Electrical accidents can be deadly. Electricity causes three basic types of burns, all of which can be produced at the same time:
- Electrical burns occur when an electric current flows in the tissues of the body. Such burns can either be skin deep or affect tissues all the way to the muscles and bones. When the electrical shock a person is struck by is high, the body is unable to dissipate the heat, which results in a slow-to-heal electrical burn.
- Arc burns occur as a result of high temperatures produced by explosions close to the body or electric arcs.
- Thermal contact burns are usually the result of skin coming into contact with hot surfaces of overheated conduits, electric conductors, or other types of energized equipment.
Tags: Electrical injuries,Employment,Houston,Texas,workplace injury
Posted on November 8th, 2017
Among the 50 states, Texas leads in construction work zone fatalities. Between 2003 and 2015, there were 1,324 fatalities in construction work zones, which comes to approximately 102 per year. Texas averaged 13 work zone fatalities each year. Throughout the U.S., new materials and methods are being tested and utilized, to try to reduce the risk of roadway work zone injuries. Among the solutions are steel barricades and “smart safety vests” that can detect when an object is approaching a worker too quickly and alert the worker. It has been discovered that offsite prefabrication of structural components used on overpasses helps to keep workers safer and reduces the impact on traffic.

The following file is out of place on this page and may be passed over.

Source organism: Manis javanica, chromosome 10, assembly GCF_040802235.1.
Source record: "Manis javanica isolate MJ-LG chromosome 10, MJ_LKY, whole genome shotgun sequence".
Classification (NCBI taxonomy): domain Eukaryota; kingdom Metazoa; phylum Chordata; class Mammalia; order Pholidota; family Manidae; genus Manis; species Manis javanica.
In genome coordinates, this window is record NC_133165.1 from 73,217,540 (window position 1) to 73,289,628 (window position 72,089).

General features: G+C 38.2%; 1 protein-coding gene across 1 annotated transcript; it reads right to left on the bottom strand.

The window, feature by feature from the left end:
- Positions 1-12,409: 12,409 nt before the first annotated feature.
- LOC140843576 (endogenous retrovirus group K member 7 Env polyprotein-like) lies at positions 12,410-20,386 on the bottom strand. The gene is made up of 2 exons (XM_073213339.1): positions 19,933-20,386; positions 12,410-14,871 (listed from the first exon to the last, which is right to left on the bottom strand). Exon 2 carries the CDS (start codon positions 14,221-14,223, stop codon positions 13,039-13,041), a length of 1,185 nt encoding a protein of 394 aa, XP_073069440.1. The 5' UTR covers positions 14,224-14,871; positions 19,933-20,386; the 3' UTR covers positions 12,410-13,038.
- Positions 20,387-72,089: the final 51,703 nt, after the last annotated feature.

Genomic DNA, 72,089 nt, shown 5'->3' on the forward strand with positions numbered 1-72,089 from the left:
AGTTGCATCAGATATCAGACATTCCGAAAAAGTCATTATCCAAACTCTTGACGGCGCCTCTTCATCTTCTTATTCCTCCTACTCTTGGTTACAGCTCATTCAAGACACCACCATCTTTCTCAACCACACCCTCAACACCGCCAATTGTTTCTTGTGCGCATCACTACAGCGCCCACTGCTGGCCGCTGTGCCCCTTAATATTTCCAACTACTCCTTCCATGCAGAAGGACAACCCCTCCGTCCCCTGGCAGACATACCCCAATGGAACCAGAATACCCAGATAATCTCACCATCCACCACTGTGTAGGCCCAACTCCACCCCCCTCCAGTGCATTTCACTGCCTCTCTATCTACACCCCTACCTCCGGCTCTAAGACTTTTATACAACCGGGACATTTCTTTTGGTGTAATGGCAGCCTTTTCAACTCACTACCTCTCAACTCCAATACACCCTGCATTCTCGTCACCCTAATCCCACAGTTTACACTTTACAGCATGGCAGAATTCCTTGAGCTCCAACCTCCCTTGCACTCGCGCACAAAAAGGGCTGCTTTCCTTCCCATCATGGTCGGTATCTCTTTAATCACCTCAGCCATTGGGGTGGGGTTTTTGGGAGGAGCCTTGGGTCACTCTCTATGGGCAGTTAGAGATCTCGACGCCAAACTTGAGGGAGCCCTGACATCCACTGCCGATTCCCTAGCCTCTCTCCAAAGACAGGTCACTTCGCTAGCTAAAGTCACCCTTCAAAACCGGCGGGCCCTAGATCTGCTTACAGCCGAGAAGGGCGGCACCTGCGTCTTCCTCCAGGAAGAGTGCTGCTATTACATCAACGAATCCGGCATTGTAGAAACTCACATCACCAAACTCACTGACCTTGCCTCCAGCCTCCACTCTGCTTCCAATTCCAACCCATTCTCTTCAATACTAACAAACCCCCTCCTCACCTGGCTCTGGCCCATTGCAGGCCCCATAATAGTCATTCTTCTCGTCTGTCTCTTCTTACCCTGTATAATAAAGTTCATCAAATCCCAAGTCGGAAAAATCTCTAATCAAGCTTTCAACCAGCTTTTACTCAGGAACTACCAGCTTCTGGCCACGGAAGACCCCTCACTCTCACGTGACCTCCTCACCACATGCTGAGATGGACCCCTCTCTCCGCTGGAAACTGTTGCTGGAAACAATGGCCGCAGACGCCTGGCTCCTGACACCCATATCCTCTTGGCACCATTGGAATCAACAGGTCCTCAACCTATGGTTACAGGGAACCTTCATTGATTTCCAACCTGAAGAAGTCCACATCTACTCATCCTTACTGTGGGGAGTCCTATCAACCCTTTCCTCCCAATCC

The leading cause of construction worker fatalities is falls, slips, and trips. The next most dangerous are transportation incidents, contact with equipment or objects, and exposure to harmful environments or substances.